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Saint of the Day—available on the iPhone!

Saint of the Day
Catholic saints are holy people and human people who lived extraordinary lives. Each saint the Church honors responded to God's invitation to use his or her unique gifts. God calls each one of us to be a saint. Click here to receive Saint of the Day in your email.

July 24
St. Kunigunde
(1224-1292)


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When Pope John Paul II traveled to his native Poland in June 1999, he fulfilled a long-held dream to canonize Kunigunde, a Polish princess whose elevation to sainthood had been stalled for many years because of political conditions. Celebrating the momentous event with him were half a million people who gathered in a field outside the small town of Stary Sacz.

Kunigunde, or Kinga, was born in 13th-century Hungary into a royal family distinguished for its political power as well as its holy women. Her aunts included St. Elizabeth of Hungary, St. Hedwig and St. Agnes of Prague; numbered among her siblings are the Dominican St. Margaret and Blessed Yolande.

When only 15, Kunigunde became engaged to the man who was to become the next King of Poland: Boleslaus V. Upon their marriage, the two took vows of chastity before the bishop and lived out their promises during their 40 years of married life. Meanwhile, Queen Kunigunde undertook the care of her young sister and spent many hours visiting the sick in hospitals. As the First Lady of Poland she was ever attentive to the welfare of her people and their special needs.

When King Boleslaus died in 1279, the people urged the queen to take over the reins of government, but she wished to consecrate herself wholly to God. For 13 years she lived the simple life of a Poor Clare nun, residing at a convent she and her husband had established. Ultimately she was elected abbess, and governed with charity and wisdom. She died a peaceful death, surrounded by her loving sisters. Many miracles are said to have occurred at her tomb.

In 1715, Pope Clement XI chose her as the special patron of Poles and Lithuanians.



Comment:

Kunigunde must have learned at home the charity that won her canonization. Perhaps it was the generosity of her sainted aunts that impressed her; more likely she picked it up from her immediate family. In any case, she cared for others’ needs even as a teenage bride. The virtue of charity, like faith, is more caught than taught. If youngsters see us responding to poverty and suffering, chances are they will follow in our footsteps.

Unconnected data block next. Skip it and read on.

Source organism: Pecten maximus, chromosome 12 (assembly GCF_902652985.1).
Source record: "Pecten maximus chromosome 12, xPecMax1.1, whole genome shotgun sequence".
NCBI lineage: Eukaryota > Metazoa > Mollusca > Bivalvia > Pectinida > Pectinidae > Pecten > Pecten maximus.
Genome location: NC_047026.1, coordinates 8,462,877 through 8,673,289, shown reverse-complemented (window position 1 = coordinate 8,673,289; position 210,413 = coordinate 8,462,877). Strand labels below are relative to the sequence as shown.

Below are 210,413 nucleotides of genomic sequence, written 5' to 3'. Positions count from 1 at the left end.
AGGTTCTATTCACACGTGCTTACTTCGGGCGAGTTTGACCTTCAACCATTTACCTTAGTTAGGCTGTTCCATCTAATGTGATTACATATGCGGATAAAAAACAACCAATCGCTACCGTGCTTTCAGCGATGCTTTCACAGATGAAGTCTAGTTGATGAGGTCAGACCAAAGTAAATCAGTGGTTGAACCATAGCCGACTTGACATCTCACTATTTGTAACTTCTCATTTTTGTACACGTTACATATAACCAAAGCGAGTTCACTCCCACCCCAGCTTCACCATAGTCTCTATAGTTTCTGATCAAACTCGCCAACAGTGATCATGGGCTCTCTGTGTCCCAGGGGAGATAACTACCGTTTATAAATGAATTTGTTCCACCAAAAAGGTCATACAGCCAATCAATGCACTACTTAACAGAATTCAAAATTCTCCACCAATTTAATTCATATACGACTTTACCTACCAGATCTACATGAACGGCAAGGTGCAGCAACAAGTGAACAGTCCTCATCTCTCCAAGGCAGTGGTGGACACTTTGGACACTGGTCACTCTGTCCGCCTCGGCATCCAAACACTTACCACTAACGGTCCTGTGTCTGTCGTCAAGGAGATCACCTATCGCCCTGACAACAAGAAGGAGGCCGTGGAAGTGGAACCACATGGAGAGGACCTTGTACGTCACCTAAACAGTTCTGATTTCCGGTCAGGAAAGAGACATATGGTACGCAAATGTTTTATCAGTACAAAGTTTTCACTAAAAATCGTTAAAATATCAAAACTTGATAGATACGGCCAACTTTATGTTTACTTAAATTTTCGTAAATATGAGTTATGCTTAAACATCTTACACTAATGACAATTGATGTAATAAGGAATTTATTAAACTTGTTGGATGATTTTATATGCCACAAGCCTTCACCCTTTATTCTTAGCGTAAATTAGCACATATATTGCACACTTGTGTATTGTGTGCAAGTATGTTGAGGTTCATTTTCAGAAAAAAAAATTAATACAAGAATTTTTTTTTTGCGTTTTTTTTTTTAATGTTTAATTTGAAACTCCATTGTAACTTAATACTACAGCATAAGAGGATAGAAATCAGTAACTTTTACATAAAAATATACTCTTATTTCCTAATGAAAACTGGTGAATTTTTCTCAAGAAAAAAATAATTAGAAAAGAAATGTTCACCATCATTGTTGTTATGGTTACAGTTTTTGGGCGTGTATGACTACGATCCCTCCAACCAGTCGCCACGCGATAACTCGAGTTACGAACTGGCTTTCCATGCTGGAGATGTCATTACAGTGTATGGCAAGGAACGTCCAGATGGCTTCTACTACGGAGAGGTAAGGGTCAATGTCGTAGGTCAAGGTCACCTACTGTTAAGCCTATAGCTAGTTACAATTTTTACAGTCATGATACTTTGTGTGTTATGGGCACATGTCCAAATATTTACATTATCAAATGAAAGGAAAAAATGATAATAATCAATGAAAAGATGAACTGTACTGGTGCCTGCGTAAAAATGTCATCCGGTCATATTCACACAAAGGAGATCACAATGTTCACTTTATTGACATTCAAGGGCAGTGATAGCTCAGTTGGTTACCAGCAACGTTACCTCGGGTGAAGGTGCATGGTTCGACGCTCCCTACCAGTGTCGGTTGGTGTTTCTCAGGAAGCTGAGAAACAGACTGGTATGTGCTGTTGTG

Saint of the Day
Lives, Lessons and Feast
By Leonard Foley, O.F.M.; revised by Pat McCloskey, O.F.M.



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Matthew: Matthew was a Jew who worked for the occupying Roman forces, collecting taxes from other Jews. The Romans were not scrupulous about what the "tax farmers" got for themselves. Hence the latter, known as "publicans," were generally hated as traitors by their fellow Jews. The Pharisees lumped them with "sinners" (see Matthew 9:11-13). So it was shocking to them to hear Jesus call such a man to be one of his intimate followers. 
<p>Matthew got Jesus in further trouble by having a sort of going-away party at his house. The Gospel tells us that "many" tax collectors and "those known as sinners" came to the dinner. The Pharisees were still more badly shocked. What business did the supposedly great teacher have associating with such immoral people? Jesus' answer was, "Those who are well do not need a physician, but the sick do. Go and learn the meaning of the words, 'I desire mercy, not sacrifice.' I did not come to call the righteous but sinners" (Matthew 9:12b-13). Jesus is not setting aside ritual and worship; he is saying that loving others is even more important. </p><p>No other particular incidents about Matthew are found in the New Testament.</p> American Catholic Blog The most appealing invitation to embrace the religious life is the witness of our own lives, the spirit in which we react to our divine calling, the completeness of our dedication, the generosity and cheerfulness of our service to God, the love we have for one another, the apostolic zeal with which we witness to Christ’s love for the poorest of the poor.

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